# FIR Nyquist (L-th band) Filter Design

This example shows how to design lowpass FIR Nyquist filters. It also compares these filters with raised cosine and square root raised cosine filters. These filters are widely used in pulse-shaping for digital transmission systems. They also find application in interpolation/decimation and filter banks.

### Magnitude Response Comparison

The plot shows the magnitude response of an equiripple Nyquist filter and a raised cosine filter. Both filters have an order of 60 and a rolloff-factor of 0.5. Because the equiripple filter has an optimal equiripple stopband, it has a larger stopband attenuation for the same filter order and transition width. The raised-cosine filter is obtained by truncating the analytical impulse response and it is not optimal in any sense.

NBand = 4; N = 60; % Filter order R = 0.5; % Rolloff factor TW = R/(NBand/2); % Transition Bandwidth f1 = fdesign.nyquist(NBand,'N,TW',N,TW); eq = design(f1,'equiripple',Zerophase=true,SystemObject=true); coeffs = rcosdesign(R,N/NBand,NBand,'normal'); coeffs = coeffs/max(abs(coeffs))/NBand; rc = dsp.FIRFilter(Numerator=coeffs); fvt = fvtool(eq,rc); legend(fvt,'Equiripple NYQUIST design','Raised Cosine design');

In fact, in this example it is necessary to increase the order of the raised-cosine design to about 1400 in order to attain similar attenuation.

### Impulse Response Comparison

Here we compare the impulse responses. Notice that the impulse response in both cases is zero every 4th sample (except for the middle sample). Nyquist filters are also known as L-th band filters, because the cutoff frequency is $\frac{\pi}{\mathit{L}}$ and the impulse response is zero every L-th sample. In this case, we have 4th band filters.

f1.FilterOrder = 38; eq1 = design(f1,'equiripple',Zerophase=true,SystemObject=true); coeffs = rcosdesign(R,f1.FilterOrder/NBand,NBand,'normal'); coeffs = coeffs/max(abs(coeffs))/NBand; rc1 = dsp.FIRFilter(Numerator=coeffs); fvt = fvtool(eq1,rc1,Analysis='Impulse'); legend(fvt,'Equiripple NYQUIST','Raised Cosine');

### Nyquist Filters with a Sloped Stopband

Equiripple designs allow for control of the slope of the stopband of the filter. For example, the following designs have slopes of 0, 20, and 40 dB/(rad/sample)of attenuation:

f1.FilterOrder = 52; f1.Band = 8; f1.TransitionWidth = .05; eq1 = design(f1,'equiripple', SystemObject=true); eq2 = design(f1,'equiripple', StopbandShape='linear', StopbandDecay=20,SystemObject=true); eq3 = design(f1,'equiripple', StopbandShape='linear', StopbandDecay=40,SystemObject=true); fvt = fvtool(eq1,eq2,eq3); legend(fvt,'Slope=0', 'Slope=20', 'Slope=40')

### Minimum-Phase Design

We can design a minimum-phase spectral factor of the overall Nyquist filter (a square-root in the frequency domain). This spectral factor can be used in a similar manner to the square-root raised-cosine filter in matched filtering applications. A square-root of the filter is placed on the transmitter's end and the other square root is placed at the receiver's end.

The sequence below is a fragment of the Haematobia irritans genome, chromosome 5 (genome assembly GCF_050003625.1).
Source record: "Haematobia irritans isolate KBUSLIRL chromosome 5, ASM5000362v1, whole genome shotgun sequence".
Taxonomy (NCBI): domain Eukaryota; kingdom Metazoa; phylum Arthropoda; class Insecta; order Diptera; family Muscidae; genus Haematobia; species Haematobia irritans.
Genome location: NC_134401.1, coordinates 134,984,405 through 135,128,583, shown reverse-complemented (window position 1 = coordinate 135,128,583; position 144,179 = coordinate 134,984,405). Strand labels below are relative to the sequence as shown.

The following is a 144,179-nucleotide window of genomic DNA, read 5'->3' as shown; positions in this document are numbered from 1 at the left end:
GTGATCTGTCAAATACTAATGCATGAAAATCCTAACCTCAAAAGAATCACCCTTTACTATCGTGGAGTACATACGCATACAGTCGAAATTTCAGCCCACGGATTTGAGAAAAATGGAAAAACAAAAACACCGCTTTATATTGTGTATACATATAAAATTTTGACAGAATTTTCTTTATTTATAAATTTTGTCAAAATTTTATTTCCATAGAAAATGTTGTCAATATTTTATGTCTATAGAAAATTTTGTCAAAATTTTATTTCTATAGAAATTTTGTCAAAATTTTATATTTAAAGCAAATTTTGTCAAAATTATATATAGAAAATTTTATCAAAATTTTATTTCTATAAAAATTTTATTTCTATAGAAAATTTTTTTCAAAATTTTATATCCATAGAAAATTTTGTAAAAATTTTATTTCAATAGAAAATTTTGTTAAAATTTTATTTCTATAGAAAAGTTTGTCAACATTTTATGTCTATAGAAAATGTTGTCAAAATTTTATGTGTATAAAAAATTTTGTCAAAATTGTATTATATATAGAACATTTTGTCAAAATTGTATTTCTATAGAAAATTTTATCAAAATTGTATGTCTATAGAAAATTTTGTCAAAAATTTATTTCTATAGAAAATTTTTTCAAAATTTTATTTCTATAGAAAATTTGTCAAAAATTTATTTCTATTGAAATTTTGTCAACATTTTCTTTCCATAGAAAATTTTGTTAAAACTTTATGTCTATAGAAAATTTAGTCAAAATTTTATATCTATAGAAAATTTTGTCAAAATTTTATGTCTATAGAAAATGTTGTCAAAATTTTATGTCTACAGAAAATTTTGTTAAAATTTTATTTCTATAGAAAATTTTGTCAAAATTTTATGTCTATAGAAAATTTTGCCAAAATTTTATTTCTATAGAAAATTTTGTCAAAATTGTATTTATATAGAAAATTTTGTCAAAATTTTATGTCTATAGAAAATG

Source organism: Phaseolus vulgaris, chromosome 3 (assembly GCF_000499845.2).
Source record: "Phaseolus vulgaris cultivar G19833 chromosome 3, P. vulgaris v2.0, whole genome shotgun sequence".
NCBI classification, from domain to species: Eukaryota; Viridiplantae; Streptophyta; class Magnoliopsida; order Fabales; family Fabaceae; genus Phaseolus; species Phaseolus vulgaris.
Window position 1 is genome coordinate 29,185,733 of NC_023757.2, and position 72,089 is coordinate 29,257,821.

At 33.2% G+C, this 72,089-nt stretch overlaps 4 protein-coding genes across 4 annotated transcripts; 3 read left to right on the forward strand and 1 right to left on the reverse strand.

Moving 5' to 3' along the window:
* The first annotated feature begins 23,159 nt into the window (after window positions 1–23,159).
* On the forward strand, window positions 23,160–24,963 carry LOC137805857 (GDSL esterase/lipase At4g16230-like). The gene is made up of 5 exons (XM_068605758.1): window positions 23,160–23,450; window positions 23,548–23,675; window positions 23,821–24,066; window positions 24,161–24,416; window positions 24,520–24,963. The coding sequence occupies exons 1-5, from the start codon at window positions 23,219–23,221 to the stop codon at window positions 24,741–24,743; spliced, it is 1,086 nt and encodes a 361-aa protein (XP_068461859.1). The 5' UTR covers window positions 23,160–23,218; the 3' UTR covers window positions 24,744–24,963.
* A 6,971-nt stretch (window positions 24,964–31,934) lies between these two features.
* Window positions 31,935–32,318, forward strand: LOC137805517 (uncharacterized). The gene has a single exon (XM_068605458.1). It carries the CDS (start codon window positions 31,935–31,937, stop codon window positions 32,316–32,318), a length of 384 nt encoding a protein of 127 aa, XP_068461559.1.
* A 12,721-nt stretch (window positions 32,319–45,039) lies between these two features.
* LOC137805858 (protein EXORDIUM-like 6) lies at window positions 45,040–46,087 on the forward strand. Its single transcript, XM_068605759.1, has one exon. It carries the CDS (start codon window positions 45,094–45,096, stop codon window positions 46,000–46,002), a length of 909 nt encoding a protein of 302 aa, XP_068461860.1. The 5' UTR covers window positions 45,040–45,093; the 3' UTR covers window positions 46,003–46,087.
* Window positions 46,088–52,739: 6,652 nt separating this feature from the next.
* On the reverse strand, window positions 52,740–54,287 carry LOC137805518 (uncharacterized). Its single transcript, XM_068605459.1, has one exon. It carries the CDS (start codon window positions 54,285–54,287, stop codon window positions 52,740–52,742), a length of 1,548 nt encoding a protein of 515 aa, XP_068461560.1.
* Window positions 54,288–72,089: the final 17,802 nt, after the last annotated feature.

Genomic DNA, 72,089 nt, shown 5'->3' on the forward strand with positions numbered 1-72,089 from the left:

f1.FilterOrder = 30; f1.Band = NBand; f1.TransitionWidth = TW; eq1 = design(f1,'equiripple', Minphase=true, SystemObject=true); coeffs = rcosdesign(R,N/NBand,NBand); coeffs = coeffs / max(coeffs) * (-1/(pi*NBand) * (pi*(R-1) - 4*R)); srrc = dsp.FIRFilter(Numerator=coeffs); fvt = fvtool(eq1,srrc); legend(fvt,'Minimum-phase equiripple design',... 'Square-root raised-cosine design');

### Decreasing the Rolloff Factor

The response of the raised-cosine filter improves as the rolloff factor decreases (shown here for rolloff = 0.2). This is because of the narrow main lobe of the frequency response of a rectangular window that is used in the truncation of the impulse response.

f1.FilterOrder = N; f1.TransitionWidth = .1; eq1 = design(f1,'equiripple', Zerophase=true, SystemObject=true); R = 0.2; coeffs = rcosdesign(R,N/NBand,NBand,'normal'); coeffs = coeffs/max(abs(coeffs))/NBand; rc1 = dsp.FIRFilter(Numerator=coeffs); fvt = fvtool(eq1,rc1); legend(fvt,'NYQUIST equiripple design','Raised Cosine design');

### Windowed-Impulse-Response Nyquist Design

Nyquist filters can also be designed using the truncated-and-windowed impulse response method. This can be another alternative to the raised-cosine design. For example we can use the Kaiser window method to design a filter that meets the initial specs:

```
f1.TransitionWidth = TW;
kaiserFilt = design(f1, 'kaiserwin', SystemObject=true);
```

The Kaiser window design requires the same order (60) as the equiripple design to meet the specs. In contrast, we required an extraordinary 1400th-order raised-cosine filter to meet the stopband spec.

fvt = fvtool(eq,rc,kaiserFilt); legend(fvt,'Equiripple design', 'Raised Cosine design', 'Kaiser window design');

### Nyquist Filters for Interpolation

Besides digital data transmission, Nyquist filters are attractive for interpolation purposes. The reason is that every L samples you have a zero sample (except for the middle sample) as mentioned before. There are two advantages to this, both are obvious by looking at the polyphase representation.

fm = fdesign.interpolator(4,'nyquist'); kaiserFilt = design(fm,'kaiserwin',SystemObject=true); fvt = fvtool(kaiserFilt); fvt.PolyphaseView = 'on';

The polyphase subfilter #4 is an allpass filter, and in fact, it is a pure delay. To verify that, select impulse response or view the filter coefficients in FVTool. That pure delay branch of the polyphase filter has the following characteristics:

All of its coefficients are zero except for one, leading to an efficient implementation of that polyphase branch.

The interpolation filter preserves the input samples values, i.e. $\mathit{y}\left(\mathrm{Lk}\right)=\mathit{u}\left(\mathit{k}\right)$, even though the filter is not ideal.